The Manukau City Council was the elected local authority of the city from 1965 until November 2010 when the Auckland Council was created.
Manukau City had an elected Youth Council which primarily acted as an advisory committee and advocate for youth in the city.
Coat of arms
- Utsunomiya, Tochigi, Japan
- About Manukau (from the Manukau City Council website. Accessed 21 June 2008.) Archived 25 April 2008 at the Wayback Machine
- "Naming the Manukau (Manuka) Harbour". www.aucklandlibraries.govt.nz. Archived from the original on 12 July 2016. Retrieved 6 January 2016.
- Manukau – Naming the harbour (from Te Ara: The Encyclopedia of New Zealand. Accessed 22 June 2008.)
- Wichman, Gwen (2001). Soaring Bird: a History of Manurewa to 1965. Manurewa: Manurewa Historical Society. p. 94. ISBN 0-473-07114-2. Wikidata Q117421984.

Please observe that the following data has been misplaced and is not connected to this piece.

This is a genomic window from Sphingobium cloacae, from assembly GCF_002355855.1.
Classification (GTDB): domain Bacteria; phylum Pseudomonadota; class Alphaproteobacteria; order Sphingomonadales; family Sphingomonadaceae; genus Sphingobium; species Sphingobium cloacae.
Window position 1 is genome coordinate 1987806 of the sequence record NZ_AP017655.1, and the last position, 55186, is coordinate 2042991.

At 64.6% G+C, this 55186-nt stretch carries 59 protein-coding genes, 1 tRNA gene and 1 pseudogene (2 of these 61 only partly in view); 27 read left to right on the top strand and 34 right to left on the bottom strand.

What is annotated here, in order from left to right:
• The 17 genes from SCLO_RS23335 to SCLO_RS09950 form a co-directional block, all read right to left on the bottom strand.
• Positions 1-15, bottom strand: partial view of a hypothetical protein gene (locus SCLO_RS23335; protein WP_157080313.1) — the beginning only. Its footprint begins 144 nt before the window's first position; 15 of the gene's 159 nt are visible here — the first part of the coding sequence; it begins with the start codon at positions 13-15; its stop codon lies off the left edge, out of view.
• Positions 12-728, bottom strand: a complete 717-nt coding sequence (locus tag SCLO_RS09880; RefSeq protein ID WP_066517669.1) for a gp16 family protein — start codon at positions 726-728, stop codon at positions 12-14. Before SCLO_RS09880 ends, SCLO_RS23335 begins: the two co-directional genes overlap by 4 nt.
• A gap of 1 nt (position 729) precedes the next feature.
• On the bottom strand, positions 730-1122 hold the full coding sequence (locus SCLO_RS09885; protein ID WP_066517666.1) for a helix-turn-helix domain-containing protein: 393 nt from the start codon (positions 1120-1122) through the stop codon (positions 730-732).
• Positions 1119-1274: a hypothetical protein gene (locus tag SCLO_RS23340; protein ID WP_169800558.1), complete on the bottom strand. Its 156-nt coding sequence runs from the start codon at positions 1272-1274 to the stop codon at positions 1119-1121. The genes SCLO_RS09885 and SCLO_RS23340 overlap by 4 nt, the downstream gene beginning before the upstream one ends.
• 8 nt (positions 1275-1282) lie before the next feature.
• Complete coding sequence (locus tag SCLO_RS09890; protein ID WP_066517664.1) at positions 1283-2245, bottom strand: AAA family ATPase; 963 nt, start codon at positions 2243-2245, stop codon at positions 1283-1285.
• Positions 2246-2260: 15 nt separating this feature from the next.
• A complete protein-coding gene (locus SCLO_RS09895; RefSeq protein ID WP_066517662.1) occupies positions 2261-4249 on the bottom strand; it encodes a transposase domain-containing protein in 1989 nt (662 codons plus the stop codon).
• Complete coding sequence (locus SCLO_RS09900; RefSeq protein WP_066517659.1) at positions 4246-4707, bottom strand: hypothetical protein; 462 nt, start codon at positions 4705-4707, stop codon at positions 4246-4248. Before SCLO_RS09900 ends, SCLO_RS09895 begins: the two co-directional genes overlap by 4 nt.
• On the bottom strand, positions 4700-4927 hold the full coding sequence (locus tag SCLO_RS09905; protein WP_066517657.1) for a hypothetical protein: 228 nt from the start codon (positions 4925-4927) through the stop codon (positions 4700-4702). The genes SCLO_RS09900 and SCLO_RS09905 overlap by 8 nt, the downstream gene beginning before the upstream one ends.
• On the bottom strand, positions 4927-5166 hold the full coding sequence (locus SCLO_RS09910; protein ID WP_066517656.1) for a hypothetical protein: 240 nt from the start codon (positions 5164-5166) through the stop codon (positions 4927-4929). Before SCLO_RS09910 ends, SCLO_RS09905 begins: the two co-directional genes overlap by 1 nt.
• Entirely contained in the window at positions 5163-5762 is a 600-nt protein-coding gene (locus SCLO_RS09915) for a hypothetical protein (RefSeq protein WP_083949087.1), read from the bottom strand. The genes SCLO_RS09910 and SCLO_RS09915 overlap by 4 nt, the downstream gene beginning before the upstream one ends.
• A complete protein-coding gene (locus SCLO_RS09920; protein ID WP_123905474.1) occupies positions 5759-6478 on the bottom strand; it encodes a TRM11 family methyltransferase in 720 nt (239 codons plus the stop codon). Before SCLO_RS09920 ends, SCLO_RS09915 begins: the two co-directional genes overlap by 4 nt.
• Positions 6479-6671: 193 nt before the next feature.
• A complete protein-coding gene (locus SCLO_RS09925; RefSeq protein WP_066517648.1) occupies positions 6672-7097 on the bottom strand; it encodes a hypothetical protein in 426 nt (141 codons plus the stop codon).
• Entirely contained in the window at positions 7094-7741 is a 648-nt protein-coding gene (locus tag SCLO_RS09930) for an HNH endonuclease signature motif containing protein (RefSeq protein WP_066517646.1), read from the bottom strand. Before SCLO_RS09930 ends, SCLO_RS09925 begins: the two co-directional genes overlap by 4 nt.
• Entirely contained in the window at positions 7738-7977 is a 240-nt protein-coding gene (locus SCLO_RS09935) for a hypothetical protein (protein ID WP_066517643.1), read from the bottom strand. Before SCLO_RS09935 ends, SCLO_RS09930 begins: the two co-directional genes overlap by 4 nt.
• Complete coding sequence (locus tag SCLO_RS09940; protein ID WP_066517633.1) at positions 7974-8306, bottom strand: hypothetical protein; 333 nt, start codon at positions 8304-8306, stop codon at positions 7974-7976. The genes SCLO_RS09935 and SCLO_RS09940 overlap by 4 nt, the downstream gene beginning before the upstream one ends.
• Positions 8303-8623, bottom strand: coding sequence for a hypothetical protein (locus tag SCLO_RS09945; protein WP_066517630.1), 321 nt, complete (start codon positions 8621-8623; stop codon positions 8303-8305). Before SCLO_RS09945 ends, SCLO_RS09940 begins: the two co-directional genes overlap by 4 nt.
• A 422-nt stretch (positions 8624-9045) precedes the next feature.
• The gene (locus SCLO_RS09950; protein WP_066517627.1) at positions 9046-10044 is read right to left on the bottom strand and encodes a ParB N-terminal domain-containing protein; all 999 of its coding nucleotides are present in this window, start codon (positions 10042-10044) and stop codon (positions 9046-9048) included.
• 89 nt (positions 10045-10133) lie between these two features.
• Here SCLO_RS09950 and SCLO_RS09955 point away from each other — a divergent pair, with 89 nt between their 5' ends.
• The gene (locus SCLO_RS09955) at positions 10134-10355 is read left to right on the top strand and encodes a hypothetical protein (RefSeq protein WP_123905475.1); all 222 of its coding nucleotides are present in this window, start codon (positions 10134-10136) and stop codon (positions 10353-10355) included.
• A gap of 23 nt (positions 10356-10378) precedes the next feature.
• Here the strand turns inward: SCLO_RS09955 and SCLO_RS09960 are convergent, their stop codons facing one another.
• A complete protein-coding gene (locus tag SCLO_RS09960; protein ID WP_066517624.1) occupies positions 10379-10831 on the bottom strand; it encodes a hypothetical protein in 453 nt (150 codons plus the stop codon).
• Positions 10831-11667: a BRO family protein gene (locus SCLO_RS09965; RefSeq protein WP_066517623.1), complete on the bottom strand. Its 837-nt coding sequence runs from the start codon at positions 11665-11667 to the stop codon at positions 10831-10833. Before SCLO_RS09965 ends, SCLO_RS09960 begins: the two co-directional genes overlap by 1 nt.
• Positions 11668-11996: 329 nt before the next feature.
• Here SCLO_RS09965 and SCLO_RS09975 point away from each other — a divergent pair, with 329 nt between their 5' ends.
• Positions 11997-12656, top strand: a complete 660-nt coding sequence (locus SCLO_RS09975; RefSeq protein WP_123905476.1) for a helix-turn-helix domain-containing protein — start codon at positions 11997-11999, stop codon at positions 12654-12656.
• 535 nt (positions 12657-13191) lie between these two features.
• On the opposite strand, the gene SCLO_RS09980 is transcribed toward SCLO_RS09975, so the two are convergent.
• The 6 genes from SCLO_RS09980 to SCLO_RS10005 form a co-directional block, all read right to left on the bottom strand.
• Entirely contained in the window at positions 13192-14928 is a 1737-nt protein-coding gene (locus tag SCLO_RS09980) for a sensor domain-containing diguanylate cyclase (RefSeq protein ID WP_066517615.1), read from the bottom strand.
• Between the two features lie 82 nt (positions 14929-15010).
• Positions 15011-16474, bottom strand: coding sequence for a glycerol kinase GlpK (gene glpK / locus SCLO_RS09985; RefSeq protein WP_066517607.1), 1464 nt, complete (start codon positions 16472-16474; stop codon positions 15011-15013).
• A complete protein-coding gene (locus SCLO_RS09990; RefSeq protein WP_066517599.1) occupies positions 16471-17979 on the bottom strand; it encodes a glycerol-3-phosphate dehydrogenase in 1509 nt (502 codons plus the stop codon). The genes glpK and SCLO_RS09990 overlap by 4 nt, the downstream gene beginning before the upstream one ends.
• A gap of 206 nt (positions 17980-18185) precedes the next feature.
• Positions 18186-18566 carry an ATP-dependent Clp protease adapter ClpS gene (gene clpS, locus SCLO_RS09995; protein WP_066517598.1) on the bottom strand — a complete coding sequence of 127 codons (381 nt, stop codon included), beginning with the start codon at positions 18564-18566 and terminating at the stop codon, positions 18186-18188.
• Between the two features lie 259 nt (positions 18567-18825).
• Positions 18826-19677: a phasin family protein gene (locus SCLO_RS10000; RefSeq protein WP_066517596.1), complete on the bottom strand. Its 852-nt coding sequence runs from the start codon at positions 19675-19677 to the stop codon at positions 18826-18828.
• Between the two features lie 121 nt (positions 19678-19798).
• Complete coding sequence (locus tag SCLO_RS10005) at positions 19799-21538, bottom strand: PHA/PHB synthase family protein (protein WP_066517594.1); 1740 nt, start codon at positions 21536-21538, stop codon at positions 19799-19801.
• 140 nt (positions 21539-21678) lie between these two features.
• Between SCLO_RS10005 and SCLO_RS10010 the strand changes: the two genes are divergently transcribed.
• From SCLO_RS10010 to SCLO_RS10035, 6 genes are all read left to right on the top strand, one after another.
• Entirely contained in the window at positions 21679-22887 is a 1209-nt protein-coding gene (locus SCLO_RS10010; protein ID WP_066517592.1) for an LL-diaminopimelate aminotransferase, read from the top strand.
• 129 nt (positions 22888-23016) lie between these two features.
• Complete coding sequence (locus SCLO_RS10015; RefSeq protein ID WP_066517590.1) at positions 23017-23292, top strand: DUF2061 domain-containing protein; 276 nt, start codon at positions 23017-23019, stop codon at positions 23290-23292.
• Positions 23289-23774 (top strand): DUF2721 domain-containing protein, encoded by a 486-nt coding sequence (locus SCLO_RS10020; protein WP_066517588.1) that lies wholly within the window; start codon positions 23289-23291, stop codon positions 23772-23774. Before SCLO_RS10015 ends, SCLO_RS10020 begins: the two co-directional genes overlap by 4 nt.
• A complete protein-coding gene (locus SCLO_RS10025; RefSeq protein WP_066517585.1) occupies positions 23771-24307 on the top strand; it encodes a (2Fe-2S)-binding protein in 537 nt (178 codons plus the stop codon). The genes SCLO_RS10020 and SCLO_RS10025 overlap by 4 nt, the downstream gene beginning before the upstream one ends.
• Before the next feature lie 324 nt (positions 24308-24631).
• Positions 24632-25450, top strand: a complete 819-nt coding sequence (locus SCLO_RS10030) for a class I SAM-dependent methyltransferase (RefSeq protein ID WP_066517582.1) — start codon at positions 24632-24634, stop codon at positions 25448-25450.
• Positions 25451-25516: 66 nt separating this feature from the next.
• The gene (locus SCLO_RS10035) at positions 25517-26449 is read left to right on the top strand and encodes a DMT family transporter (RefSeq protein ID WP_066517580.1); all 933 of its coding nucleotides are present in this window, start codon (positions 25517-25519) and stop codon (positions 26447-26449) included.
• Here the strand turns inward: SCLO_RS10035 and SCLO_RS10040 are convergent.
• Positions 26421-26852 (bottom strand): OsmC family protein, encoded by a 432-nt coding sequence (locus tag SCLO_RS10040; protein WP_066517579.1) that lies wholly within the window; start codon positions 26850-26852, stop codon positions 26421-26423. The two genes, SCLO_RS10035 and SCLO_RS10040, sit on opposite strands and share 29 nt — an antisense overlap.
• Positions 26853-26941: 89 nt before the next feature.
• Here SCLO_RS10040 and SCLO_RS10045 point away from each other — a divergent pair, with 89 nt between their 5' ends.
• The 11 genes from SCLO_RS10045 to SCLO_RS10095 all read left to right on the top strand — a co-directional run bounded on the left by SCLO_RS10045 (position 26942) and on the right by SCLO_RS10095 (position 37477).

- "KAWHIA SETTLER AND RAGLAN ADVERTISER Main Highways - Conference at Hamilton". paperspast.natlib.govt.nz. 3 August 1923. Retrieved 16 October 2021.
- Dearnaley, Mathew (18 September 2009). "Work starts on $90m rail link". The New Zealand Herald. Retrieved 19 October 2011.
- "New Auckland rail line opens". Radio New Zealand. 15 April 2012.
- "$49m bus station opens in Manukau". RNZ News. 7 April 2018. Retrieved 24 February 2019.
- "Footprints 06210". kura.aucklandlibraries.govt.nz. Auckland Libraries Heritage Collections. Retrieved 29 December 2022.